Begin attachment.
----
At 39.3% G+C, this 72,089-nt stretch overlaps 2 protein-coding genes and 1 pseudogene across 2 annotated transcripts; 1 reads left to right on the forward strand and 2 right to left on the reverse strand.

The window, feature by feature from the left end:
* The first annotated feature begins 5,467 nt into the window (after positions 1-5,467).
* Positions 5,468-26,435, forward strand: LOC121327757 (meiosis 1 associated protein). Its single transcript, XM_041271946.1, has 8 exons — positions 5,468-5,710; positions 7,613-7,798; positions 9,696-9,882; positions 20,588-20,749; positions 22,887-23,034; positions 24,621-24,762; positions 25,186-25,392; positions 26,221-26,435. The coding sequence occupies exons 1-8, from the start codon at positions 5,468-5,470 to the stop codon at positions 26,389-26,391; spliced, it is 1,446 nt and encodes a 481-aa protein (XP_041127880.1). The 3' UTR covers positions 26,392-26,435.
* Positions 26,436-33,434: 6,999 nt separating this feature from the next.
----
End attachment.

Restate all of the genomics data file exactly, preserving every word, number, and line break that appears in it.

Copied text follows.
At 39.3% G+C, this 72,089-nt stretch overlaps 2 protein-coding genes and 1 pseudogene across 2 annotated transcripts; 1 reads left to right on the forward strand and 2 right to left on the reverse strand.

The window, feature by feature from the left end:
* The first annotated feature begins 5,467 nt into the window (after positions 1-5,467).
* Positions 5,468-26,435, forward strand: LOC121327757 (meiosis 1 associated protein). Its single transcript, XM_041271946.1, has 8 exons — positions 5,468-5,710; positions 7,613-7,798; positions 9,696-9,882; positions 20,588-20,749; positions 22,887-23,034; positions 24,621-24,762; positions 25,186-25,392; positions 26,221-26,435. The coding sequence occupies exons 1-8, from the start codon at positions 5,468-5,470 to the stop codon at positions 26,389-26,391; spliced, it is 1,446 nt and encodes a 481-aa protein (XP_041127880.1). The 3' UTR covers positions 26,392-26,435.
* Positions 26,436-33,434: 6,999 nt separating this feature from the next.